Before descending the Rue Buonaparte to the river, let us ascend it to see the great church of St. Sulpice and its paintings by Delacroix in the Chapel of the Holy Angels. Under the Convention St. Sulpice was the Temple of Victory, and here General Buonaparte was feasted in 1799. The church is famous for its music and an organ second only to that of St. Eustache. And now let us descend the Rue Buonaparte to the quais, where several buildings await us, beginning with the Beaux-Arts at the foot of the street; but first the Rue Jacob, which bisects the Rue Buonaparte, should be looked at, for it has had many illustrious inhabitants, including our own Laurence Sterne, who lodged here, at No. 46, in the Hôtel of his friend Madame Rambouillet (of the easy manners) when he was studying the French for A Sentimental Journey. It was here perhaps that he penned the famous opening sentence : ” ` They order,’ said I, ` these things better in France’ ” —which no other writer on Paris has succeeded in forgetting. At No. 20 lived Adrienne Lecouvreur, and hither Voltaire must often have come, for he greatly admired her. At No. 7 is a fine old staircase and an old well in the court.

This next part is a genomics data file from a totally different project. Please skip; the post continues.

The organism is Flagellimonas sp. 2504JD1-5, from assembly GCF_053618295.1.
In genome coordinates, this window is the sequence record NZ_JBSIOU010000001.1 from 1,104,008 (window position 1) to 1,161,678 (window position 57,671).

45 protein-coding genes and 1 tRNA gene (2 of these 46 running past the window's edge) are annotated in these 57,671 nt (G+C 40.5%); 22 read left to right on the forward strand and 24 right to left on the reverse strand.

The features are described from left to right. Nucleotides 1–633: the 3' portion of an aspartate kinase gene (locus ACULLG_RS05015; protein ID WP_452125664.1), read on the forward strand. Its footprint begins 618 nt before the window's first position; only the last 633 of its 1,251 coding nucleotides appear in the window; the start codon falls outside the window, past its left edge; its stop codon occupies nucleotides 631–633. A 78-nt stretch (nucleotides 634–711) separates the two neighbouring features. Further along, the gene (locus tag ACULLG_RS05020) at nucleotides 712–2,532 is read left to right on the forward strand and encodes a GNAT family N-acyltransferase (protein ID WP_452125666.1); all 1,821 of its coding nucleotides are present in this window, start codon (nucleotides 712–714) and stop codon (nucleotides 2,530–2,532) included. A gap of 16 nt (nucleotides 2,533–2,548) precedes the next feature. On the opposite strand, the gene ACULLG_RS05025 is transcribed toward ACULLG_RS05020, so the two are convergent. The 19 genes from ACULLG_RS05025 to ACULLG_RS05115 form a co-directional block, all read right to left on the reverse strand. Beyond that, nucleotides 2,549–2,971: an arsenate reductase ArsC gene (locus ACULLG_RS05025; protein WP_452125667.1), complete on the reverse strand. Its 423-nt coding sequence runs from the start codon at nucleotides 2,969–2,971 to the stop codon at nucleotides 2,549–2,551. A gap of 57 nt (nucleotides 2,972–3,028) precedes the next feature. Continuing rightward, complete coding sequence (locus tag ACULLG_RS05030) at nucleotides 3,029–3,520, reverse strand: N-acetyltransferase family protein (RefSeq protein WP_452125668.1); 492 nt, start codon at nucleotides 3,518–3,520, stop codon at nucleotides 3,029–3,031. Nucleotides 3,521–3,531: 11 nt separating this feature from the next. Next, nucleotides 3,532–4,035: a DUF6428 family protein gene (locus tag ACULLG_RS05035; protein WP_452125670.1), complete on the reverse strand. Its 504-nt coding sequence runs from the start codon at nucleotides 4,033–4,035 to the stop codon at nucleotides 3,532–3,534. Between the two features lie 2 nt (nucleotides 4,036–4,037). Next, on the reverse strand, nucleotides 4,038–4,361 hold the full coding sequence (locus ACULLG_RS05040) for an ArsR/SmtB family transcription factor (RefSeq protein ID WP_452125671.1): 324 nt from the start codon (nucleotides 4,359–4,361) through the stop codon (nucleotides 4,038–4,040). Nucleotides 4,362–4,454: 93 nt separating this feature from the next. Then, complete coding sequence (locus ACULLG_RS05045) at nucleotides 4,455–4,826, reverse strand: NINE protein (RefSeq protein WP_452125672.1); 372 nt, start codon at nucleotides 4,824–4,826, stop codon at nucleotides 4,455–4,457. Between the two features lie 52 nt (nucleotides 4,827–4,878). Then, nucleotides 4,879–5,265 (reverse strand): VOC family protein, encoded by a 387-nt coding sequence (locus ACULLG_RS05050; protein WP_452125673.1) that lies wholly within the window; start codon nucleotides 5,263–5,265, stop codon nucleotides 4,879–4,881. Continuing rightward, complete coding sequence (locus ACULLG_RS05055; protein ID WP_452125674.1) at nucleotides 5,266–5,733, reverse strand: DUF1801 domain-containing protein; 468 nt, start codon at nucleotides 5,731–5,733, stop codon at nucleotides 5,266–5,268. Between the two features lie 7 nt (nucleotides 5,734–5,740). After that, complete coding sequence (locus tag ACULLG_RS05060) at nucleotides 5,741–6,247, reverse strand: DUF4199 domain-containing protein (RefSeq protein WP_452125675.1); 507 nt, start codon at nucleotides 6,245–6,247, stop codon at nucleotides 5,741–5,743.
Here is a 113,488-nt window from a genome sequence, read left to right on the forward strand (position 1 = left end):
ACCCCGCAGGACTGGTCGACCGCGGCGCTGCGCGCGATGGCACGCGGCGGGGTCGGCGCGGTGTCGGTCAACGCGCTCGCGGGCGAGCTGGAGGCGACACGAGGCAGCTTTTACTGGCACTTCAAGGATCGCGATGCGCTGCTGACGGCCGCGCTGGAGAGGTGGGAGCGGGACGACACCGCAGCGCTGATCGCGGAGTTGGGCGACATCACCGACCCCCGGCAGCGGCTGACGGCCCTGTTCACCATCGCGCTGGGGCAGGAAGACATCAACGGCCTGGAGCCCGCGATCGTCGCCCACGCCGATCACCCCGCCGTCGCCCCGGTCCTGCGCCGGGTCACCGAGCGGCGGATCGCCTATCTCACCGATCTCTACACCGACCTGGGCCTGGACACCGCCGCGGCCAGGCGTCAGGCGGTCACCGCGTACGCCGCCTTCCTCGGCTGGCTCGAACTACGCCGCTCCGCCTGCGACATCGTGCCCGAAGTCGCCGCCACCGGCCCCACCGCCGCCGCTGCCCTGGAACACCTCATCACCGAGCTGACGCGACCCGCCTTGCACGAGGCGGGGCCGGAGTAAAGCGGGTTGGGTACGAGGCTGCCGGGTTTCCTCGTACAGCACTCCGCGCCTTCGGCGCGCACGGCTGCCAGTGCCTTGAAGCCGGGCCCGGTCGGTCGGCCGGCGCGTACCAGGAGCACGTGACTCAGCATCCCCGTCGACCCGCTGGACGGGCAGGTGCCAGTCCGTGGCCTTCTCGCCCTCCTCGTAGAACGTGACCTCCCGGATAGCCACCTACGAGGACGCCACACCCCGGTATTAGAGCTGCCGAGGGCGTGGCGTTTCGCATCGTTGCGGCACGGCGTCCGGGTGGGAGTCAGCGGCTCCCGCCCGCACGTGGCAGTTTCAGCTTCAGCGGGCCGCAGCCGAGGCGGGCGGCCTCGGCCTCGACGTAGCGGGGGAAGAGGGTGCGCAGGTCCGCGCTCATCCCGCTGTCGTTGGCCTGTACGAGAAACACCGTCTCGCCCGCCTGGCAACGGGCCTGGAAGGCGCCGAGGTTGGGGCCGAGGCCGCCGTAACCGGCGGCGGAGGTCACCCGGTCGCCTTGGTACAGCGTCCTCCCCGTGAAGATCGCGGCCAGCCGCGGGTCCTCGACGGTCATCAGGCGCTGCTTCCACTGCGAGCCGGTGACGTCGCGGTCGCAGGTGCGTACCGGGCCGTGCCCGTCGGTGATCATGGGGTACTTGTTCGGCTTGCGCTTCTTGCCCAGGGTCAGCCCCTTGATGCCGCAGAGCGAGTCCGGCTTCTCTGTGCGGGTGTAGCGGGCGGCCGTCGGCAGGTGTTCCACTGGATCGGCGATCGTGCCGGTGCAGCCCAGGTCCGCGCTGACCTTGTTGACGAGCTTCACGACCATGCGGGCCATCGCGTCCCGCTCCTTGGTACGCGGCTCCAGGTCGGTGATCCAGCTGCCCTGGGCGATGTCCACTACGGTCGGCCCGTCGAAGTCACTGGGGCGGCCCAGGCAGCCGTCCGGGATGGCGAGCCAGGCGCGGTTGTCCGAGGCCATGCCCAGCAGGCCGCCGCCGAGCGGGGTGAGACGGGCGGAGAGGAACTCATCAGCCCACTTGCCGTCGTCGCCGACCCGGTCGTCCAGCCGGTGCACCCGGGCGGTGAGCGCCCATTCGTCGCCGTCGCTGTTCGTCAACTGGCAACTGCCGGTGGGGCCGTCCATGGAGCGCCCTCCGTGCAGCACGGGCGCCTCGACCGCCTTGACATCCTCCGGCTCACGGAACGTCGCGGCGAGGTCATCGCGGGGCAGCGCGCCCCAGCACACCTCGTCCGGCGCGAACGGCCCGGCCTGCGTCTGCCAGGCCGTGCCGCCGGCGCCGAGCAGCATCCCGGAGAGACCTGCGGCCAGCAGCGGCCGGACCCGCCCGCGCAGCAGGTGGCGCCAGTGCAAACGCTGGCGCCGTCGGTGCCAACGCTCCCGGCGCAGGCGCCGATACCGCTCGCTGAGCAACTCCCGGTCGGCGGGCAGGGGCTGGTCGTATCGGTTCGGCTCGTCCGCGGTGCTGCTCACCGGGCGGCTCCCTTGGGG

The Palais des Beaux-Arts, where the Royal Academy Schools of Paris are situated, is an unexhilarating building containing a great number of unexciting paintings. Indeed, I think that no public edifice of Paris is so dreary : within and without one has a sense, not exactly of decay, but certainly of neglect. This is not the less odd when one thinks of the purpose of the institution, which is to foster the arts, and when one thinks also of the spotless perfection in which the Petit Palais, the latest of the Parisian picture galleries, is maintained. The spirit, however, is willing, if the flesh is weak, for in the first and second courts are examples of the best French architecture, and a bust of Jean Goujon is let into the wall of the Musée des Antiques. The building contains a number of casts of the best sculptures and an amphitheatre with Delaroche’s pageant of painters on the hemicycle and Ingres’ Victory of Romulus over the Sabines opposite it; but there is not always enough light to see either well. For the best view of Delaroche’s great work one must go upstairs to the Gallery. The library also is upstairs, with many thousand of valuable works on art and a collection of drawings by the masters, access to which is made easy to genuine students.